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Pitseolak Ashoona Life & Work by Christine Lalonde
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As a student at the National Gallery I came across a series of gem-like drawings by Pitseolak, so lively and colourful that they seemed to glow. I realized that even with a famous artist like Pitseolak, there was still much to learn. As I began to go through her thousands of drawings for my research, I gained a deep respect for her dedication to her art. A photograph of Pitseolak, drawing in her tent, hangs over my desk to inspire me to work hard.
Christine Lalonde

Christine Lalonde

Christine Lalonde is Curator of Indigenous Art at the National Gallery of Canada. She has worked with Inuit artists across the North since the mid-1990s. She remains actively engaged with the arts community, frequently travelling to events in northern communities and urban centres in Canada and abroad.
          Since completing her MA thesis on the drawings of Pitseolak Ashoona, she has held several different curatorial positions at the National Gallery of Canada. Her many exhibition projects have advanced an appreciation for Inuit artists across the country and have reached new international audiences, such as Sanaugavut: Inuit Art from the Canadian Arctic, held at the National Museum in New Delhi in 2010. The scope of her knowledge and interest encompasses both historic and contemporary art, as seen in two simultaneous travelling exhibitions in 2005: ItuKiagâtta! Inuit Sculpture from the Collection of the TD Bank Financial Group, which focused on works from the earliest periods, acquired by the bank to mark Canada’s centennial in 1967; and Inuit Sculpture Now, which featured sixteen sculptors who have been leaders in their art since the 1990s. With the critically acclaimed exhibition Sakahàn: International Indigenous Art she worked with Indigenous artists around the world, bringing their artwork into dynamic and thought-provoking dialogue.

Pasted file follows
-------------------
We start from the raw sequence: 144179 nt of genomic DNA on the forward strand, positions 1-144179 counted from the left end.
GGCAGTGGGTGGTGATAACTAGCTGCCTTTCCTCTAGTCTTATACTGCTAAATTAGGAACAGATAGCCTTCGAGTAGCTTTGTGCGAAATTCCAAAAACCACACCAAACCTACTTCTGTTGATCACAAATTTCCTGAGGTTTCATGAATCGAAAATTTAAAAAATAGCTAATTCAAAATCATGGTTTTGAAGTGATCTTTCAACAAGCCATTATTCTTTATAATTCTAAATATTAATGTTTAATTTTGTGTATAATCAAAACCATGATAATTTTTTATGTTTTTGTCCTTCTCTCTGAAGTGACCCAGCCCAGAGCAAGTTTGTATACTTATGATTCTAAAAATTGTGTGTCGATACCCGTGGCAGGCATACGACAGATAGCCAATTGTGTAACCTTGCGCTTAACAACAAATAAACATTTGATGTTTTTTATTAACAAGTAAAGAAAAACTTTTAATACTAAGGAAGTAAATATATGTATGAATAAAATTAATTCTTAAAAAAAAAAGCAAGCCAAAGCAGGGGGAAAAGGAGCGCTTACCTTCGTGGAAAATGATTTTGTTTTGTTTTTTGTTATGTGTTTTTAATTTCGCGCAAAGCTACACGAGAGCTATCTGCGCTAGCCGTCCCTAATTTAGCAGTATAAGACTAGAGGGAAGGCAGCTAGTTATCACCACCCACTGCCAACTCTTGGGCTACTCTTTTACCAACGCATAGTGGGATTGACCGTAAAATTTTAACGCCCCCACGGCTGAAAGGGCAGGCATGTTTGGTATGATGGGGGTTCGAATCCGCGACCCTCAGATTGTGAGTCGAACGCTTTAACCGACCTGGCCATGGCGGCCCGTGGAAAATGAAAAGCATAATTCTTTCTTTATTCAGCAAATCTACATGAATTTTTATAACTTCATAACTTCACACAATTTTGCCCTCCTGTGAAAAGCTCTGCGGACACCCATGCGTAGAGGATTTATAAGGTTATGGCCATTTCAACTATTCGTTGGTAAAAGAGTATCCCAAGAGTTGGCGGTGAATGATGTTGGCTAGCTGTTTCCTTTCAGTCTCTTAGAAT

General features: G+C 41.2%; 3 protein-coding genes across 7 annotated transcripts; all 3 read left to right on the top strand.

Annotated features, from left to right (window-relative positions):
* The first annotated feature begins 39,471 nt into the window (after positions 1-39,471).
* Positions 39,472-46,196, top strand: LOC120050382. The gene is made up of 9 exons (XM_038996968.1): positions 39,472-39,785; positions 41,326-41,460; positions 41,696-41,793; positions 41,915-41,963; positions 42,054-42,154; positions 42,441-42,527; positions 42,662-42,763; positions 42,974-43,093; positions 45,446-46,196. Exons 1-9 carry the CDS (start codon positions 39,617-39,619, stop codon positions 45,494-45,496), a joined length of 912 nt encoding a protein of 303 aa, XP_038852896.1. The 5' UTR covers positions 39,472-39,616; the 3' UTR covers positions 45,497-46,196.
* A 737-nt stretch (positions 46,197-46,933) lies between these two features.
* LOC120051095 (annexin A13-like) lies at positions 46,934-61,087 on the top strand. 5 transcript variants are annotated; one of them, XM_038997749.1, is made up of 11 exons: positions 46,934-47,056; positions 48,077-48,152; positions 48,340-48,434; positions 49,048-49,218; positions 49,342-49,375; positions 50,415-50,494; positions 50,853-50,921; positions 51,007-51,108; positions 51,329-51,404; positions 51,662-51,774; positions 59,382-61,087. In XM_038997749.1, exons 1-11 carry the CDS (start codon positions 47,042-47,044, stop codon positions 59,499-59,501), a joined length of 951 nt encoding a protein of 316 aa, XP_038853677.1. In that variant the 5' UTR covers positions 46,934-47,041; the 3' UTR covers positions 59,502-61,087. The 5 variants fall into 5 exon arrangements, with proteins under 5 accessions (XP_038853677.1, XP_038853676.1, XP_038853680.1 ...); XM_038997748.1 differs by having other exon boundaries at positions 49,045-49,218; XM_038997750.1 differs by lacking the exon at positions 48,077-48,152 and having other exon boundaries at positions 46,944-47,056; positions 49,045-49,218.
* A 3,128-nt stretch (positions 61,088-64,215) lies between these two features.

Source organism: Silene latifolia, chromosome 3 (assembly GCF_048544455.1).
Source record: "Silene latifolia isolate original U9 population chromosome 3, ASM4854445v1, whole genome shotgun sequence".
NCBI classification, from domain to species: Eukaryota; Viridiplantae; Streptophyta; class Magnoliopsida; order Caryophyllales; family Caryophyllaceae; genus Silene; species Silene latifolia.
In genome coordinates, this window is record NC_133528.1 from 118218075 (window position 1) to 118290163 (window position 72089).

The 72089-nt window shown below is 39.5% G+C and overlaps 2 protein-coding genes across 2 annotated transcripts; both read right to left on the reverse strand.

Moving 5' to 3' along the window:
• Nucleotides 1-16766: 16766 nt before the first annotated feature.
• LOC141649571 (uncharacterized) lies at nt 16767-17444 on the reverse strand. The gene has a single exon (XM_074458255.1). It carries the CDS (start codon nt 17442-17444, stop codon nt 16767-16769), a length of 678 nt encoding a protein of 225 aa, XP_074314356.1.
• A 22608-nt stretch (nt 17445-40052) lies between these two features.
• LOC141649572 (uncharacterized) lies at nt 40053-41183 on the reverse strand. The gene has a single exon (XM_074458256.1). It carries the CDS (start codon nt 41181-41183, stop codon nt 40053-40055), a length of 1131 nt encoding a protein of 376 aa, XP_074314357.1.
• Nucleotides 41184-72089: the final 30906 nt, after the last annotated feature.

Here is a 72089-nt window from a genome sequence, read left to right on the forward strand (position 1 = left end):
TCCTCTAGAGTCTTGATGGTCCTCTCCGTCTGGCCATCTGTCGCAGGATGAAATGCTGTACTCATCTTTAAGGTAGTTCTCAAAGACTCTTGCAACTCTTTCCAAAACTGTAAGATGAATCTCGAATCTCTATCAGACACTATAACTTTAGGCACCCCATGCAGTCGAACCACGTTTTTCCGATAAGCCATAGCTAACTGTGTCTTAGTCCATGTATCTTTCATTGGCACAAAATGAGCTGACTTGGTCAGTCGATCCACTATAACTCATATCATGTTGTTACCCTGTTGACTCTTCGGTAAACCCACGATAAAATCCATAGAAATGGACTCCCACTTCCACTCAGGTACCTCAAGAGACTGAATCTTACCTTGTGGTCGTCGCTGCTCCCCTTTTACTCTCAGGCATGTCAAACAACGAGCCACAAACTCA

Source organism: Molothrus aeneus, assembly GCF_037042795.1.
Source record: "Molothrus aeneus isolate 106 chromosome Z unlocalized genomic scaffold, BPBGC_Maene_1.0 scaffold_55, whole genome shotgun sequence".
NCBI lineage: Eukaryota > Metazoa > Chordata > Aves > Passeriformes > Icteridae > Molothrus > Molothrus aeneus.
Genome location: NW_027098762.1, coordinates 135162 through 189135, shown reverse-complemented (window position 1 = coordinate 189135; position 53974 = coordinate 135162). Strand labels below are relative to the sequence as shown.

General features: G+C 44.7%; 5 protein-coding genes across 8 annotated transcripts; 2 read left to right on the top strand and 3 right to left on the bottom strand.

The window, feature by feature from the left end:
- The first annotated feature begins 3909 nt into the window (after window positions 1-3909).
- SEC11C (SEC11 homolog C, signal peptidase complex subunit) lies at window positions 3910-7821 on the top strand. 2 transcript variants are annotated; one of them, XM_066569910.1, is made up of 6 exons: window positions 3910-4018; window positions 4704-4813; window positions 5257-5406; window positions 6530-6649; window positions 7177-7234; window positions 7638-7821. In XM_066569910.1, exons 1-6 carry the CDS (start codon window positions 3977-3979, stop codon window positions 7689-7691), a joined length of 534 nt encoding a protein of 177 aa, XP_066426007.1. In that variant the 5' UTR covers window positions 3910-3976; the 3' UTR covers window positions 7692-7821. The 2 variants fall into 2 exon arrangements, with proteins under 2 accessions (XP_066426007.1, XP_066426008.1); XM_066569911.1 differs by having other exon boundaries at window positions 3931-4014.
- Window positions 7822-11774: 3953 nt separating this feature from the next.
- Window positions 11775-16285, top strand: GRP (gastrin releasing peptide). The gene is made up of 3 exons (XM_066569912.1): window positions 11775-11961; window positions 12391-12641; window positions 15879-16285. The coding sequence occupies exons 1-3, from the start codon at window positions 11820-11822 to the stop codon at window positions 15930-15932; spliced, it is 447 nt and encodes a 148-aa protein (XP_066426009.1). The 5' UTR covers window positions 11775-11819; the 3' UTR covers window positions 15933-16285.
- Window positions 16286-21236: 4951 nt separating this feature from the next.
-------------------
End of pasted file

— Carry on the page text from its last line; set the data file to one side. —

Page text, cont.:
Recognized for her commitment to new methodologies, Lalonde has explored experimental approaches to presenting work by Indigenous artists, providing a balance between commemorating their artistic accomplishments and raising awareness of critical issues. She is widely published in exhibition catalogues, critical essays, and articles. In 2014, as editor of Inuit Art Quarterly, she relaunched the publication with an issue dedicated to Kenojuak Ashevak, and in the following issue featured contributions by several Inuit authors. She continues as the Chair of the Editorial Board for Inuit Art Quarterly.